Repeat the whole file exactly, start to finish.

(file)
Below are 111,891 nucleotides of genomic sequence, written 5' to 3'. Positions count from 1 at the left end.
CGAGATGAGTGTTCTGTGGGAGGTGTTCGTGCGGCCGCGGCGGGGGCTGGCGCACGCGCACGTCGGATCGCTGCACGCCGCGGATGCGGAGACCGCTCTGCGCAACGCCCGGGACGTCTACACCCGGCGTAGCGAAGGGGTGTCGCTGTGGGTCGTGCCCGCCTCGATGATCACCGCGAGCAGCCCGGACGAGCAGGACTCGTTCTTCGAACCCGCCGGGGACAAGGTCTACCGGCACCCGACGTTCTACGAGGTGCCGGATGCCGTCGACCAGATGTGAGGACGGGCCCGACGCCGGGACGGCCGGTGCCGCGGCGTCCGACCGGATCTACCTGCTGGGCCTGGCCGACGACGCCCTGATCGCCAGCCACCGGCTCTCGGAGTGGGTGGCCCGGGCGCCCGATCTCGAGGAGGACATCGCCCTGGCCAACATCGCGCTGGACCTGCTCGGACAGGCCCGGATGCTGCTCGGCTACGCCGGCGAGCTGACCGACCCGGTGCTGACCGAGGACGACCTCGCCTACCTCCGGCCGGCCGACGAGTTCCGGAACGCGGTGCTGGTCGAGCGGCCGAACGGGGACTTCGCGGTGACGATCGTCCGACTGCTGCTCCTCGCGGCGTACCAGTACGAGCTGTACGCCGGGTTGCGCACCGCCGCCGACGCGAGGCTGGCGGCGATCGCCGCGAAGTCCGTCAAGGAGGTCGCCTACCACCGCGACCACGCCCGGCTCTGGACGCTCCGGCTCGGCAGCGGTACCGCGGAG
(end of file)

Below are 111,891 nucleotides of genomic sequence, written 5' to 3'. Positions count from 1 at the left end.
CGAGATGAGTGTTCTGTGGGAGGTGTTCGTGCGGCCGCGGCGGGGGCTGGCGCACGCGCACGTCGGATCGCTGCACGCCGCGGATGCGGAGACCGCTCTGCGCAACGCCCGGGACGTCTACACCCGGCGTAGCGAAGGGGTGTCGCTGTGGGTCGTGCCCGCCTCGATGATCACCGCGAGCAGCCCGGACGAGCAGGACTCGTTCTTCGAACCCGCCGGGGACAAGGTCTACCGGCACCCGACGTTCTACGAGGTGCCGGATGCCGTCGACCAGATGTGAGGACGGGCCCGACGCCGGGACGGCCGGTGCCGCGGCGTCCGACCGGATCTACCTGCTGGGCCTGGCCGACGACGCCCTGATCGCCAGCCACCGGCTCTCGGAGTGGGTGGCCCGGGCGCCCGATCTCGAGGAGGACATCGCCCTGGCCAACATCGCGCTGGACCTGCTCGGACAGGCCCGGATGCTGCTCGGCTACGCCGGCGAGCTGACCGACCCGGTGCTGACCGAGGACGACCTCGCCTACCTCCGGCCGGCCGACGAGTTCCGGAACGCGGTGCTGGTCGAGCGGCCGAACGGGGACTTCGCGGTGACGATCGTCCGACTGCTGCTCCTCGCGGCGTACCAGTACGAGCTGTACGCCGGGTTGCGCACCGCCGCCGACGCGAGGCTGGCGGCGATCGCCGCGAAGTCCGTCAAGGAGGTCGCCTACCACCGCGACCACGCCCGGCTCTGGACGCTCCGGCTCGGCAGCGGTACCGCGGAG